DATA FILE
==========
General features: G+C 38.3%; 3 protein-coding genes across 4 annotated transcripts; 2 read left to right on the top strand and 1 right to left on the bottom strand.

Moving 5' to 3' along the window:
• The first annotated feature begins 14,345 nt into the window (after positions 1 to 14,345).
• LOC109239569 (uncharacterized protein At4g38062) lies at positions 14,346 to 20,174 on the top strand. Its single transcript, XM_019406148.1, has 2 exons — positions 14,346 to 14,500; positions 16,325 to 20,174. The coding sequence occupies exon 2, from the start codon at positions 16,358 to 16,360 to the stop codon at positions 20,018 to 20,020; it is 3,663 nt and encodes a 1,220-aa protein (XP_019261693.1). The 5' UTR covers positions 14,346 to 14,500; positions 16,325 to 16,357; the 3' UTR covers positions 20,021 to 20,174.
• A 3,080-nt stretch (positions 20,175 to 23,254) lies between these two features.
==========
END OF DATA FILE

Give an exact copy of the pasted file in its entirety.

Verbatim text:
General features: G+C 38.3%; 3 protein-coding genes across 4 annotated transcripts; 2 read left to right on the top strand and 1 right to left on the bottom strand.

Moving 5' to 3' along the window:
• The first annotated feature begins 14,345 nt into the window (after positions 1 to 14,345).
• LOC109239569 (uncharacterized protein At4g38062) lies at positions 14,346 to 20,174 on the top strand. Its single transcript, XM_019406148.1, has 2 exons — positions 14,346 to 14,500; positions 16,325 to 20,174. The coding sequence occupies exon 2, from the start codon at positions 16,358 to 16,360 to the stop codon at positions 20,018 to 20,020; it is 3,663 nt and encodes a 1,220-aa protein (XP_019261693.1). The 5' UTR covers positions 14,346 to 14,500; positions 16,325 to 16,357; the 3' UTR covers positions 20,021 to 20,174.
• A 3,080-nt stretch (positions 20,175 to 23,254) lies between these two features.